It’s easy to go into a room with someone and say: “They’re a lot like me, and I’m amazing. So they must be amazing.”
Hogue grew up in Chicago in the mid-90s — a self-described blue-collar kid who loved the Cubbies and deep dish pizza. Hogue wanted to go to college but knew that her family couldn’t afford it.
But she landed the opportunity to start writing software professionally. Eventually, Hogue got into her ’87 Dodge Chateau and set out for San Francisco. There, she was surrounded by folks with degrees from MIT or Stanford. Hogue worried that she wouldn’t be taken seriously.
“I think it’s an unhealthy relationship with college education,” she said.
As she advanced in her career, Hogue bumped into bias, but, in the end, tech did in fact take her seriously. And because of it, Hogue, the oldest of four, could help her siblings get through college and take care of her parents.
Hogue says Karat’s mission is to unlock opportunities — including for people like her younger self, individuals who want to leverage their aptitude for tech to change their lives and their families’ lives.
“If you have candidates from communities you’re looking to hire from that are constantly dropping off, then you probably need to reevaluate.”
To hire the right talent at the right time, Hogue notes that companies need a robust, diverse pipeline full of people who already have an affinity for the brand. She suggests forging relationships with Historically Black Colleges and Universities and organizations like Women Who Code.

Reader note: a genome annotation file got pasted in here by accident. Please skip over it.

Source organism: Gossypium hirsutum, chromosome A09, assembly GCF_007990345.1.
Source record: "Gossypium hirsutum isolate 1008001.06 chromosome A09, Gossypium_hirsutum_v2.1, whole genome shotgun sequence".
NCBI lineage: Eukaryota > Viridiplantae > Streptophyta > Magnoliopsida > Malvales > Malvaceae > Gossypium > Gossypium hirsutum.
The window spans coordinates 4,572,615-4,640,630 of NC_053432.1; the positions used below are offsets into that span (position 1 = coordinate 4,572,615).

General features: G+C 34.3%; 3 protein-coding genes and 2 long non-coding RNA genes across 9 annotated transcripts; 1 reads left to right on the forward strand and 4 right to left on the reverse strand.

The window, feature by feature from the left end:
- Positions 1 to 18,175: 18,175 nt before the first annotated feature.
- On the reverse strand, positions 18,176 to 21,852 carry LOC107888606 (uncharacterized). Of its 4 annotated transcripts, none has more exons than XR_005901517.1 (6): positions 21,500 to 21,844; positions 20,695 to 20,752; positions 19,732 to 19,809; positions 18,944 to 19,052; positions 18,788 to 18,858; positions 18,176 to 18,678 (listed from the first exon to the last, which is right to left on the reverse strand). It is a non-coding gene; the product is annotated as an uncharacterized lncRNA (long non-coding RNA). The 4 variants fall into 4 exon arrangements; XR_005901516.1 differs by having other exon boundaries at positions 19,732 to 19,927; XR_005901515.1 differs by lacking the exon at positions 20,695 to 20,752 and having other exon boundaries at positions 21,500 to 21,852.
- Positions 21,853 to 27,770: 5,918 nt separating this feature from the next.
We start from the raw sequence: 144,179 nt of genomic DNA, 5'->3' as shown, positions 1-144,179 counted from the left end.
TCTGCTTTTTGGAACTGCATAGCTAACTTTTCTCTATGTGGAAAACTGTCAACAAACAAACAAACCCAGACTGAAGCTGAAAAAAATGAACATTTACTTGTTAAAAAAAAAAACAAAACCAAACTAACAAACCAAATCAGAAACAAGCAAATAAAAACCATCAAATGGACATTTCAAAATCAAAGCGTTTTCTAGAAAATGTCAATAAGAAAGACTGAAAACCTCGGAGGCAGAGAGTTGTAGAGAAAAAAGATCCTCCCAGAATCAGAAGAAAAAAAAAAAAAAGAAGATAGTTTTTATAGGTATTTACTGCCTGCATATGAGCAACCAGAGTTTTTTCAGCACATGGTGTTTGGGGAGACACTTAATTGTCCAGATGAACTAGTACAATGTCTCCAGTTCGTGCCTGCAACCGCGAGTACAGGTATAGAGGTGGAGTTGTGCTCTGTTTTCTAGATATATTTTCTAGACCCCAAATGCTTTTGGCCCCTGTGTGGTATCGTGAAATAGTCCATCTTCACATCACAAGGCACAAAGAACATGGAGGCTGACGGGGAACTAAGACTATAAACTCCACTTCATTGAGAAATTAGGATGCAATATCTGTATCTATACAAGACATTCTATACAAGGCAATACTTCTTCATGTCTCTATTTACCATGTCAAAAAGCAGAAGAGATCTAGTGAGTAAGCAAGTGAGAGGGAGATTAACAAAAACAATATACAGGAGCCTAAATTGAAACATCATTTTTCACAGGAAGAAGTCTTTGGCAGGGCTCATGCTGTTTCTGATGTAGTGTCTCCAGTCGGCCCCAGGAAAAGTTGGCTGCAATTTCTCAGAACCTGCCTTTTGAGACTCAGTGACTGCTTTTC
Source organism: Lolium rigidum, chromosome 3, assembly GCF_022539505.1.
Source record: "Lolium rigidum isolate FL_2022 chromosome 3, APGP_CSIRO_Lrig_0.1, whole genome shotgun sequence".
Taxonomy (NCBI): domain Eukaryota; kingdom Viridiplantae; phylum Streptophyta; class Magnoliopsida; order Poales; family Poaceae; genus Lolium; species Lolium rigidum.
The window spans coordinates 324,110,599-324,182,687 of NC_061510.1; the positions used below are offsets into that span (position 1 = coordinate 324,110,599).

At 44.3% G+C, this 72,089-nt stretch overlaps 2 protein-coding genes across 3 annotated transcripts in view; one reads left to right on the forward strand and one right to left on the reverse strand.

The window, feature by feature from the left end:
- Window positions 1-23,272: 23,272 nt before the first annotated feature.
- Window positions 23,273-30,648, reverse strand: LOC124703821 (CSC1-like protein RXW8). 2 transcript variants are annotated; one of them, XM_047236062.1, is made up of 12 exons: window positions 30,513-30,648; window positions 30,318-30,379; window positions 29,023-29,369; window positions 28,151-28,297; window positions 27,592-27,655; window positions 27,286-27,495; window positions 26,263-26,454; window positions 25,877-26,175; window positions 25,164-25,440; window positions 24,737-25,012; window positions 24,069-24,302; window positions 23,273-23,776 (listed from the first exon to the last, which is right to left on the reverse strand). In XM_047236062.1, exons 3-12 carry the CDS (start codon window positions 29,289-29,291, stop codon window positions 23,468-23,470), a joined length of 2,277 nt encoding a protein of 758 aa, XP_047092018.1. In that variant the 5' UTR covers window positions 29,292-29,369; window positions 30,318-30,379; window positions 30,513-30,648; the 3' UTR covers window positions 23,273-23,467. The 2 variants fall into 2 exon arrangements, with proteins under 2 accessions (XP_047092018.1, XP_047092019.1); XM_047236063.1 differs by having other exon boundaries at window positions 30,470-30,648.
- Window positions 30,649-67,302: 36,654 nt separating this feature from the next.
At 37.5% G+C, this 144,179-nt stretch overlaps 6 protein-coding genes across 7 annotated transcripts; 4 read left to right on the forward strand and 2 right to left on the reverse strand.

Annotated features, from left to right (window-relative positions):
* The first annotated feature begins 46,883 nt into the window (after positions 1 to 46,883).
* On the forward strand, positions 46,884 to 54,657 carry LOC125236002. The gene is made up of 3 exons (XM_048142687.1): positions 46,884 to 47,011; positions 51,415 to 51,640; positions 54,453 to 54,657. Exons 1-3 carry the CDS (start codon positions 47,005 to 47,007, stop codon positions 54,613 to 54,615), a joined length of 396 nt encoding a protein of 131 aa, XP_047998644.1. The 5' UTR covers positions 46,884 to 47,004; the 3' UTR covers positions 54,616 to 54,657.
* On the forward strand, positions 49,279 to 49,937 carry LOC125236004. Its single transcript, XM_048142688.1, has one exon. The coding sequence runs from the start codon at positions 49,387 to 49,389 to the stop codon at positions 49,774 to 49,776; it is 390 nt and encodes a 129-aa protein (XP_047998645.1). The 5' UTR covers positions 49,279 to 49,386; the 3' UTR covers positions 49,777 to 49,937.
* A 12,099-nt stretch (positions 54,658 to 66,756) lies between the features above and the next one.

It’s also important to understand the dynamics of language in your messaging, particularly your job posts. Hogue suggests eliminating hypermasculine language common in tech (“10x!” and “coding ninja!”) in favor of neutral words like “empathy,” “collaboration,” and “communication.” Aggressive vernacular is likely to turn off women applicants, but neutral words won’t turn away majority-member applicants, says Hogue.
In fact, she adds, if a candidate is turned off by a word like empathy, they’re not likely to be a stellar addition to your team.
“Cater your language and your job postings towards the underrepresented community
that you’re looking for.”
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